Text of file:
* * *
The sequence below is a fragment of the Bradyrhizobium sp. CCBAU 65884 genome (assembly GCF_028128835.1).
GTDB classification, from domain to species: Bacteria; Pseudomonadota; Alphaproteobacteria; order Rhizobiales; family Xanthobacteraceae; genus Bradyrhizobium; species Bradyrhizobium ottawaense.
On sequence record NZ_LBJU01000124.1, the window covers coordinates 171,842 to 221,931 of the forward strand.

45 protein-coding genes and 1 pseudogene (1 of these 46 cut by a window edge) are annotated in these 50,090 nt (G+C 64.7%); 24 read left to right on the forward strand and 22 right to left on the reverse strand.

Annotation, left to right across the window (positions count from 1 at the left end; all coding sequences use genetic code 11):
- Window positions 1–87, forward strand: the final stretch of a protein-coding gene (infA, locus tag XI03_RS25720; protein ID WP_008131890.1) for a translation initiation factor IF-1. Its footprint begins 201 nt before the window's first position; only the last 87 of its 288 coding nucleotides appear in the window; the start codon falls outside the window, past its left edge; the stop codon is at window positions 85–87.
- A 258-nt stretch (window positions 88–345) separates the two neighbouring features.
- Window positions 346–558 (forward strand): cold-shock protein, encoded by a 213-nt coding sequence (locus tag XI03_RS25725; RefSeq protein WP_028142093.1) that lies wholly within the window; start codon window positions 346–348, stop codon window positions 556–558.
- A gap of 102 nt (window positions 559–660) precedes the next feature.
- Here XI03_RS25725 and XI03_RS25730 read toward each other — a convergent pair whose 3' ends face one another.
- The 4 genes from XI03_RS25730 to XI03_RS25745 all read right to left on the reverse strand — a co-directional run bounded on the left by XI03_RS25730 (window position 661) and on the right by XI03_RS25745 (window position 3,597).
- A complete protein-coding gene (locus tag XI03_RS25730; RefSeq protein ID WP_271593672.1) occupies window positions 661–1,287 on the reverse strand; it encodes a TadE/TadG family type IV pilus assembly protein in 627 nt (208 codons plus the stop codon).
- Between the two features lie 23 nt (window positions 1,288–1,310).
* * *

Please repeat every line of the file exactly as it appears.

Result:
The sequence below is a fragment of the Bradyrhizobium sp. CCBAU 65884 genome (assembly GCF_028128835.1).
GTDB classification, from domain to species: Bacteria; Pseudomonadota; Alphaproteobacteria; order Rhizobiales; family Xanthobacteraceae; genus Bradyrhizobium; species Bradyrhizobium ottawaense.
On sequence record NZ_LBJU01000124.1, the window covers coordinates 171,842 to 221,931 of the forward strand.

45 protein-coding genes and 1 pseudogene (1 of these 46 cut by a window edge) are annotated in these 50,090 nt (G+C 64.7%); 24 read left to right on the forward strand and 22 right to left on the reverse strand.

Annotation, left to right across the window (positions count from 1 at the left end; all coding sequences use genetic code 11):
- Window positions 1–87, forward strand: the final stretch of a protein-coding gene (infA, locus tag XI03_RS25720; protein ID WP_008131890.1) for a translation initiation factor IF-1. Its footprint begins 201 nt before the window's first position; only the last 87 of its 288 coding nucleotides appear in the window; the start codon falls outside the window, past its left edge; the stop codon is at window positions 85–87.
- A 258-nt stretch (window positions 88–345) separates the two neighbouring features.
- Window positions 346–558 (forward strand): cold-shock protein, encoded by a 213-nt coding sequence (locus tag XI03_RS25725; RefSeq protein WP_028142093.1) that lies wholly within the window; start codon window positions 346–348, stop codon window positions 556–558.
- A gap of 102 nt (window positions 559–660) precedes the next feature.
- Here XI03_RS25725 and XI03_RS25730 read toward each other — a convergent pair whose 3' ends face one another.
- The 4 genes from XI03_RS25730 to XI03_RS25745 all read right to left on the reverse strand — a co-directional run bounded on the left by XI03_RS25730 (window position 661) and on the right by XI03_RS25745 (window position 3,597).
- A complete protein-coding gene (locus tag XI03_RS25730; RefSeq protein ID WP_271593672.1) occupies window positions 661–1,287 on the reverse strand; it encodes a TadE/TadG family type IV pilus assembly protein in 627 nt (208 codons plus the stop codon).
- Between the two features lie 23 nt (window positions 1,288–1,310).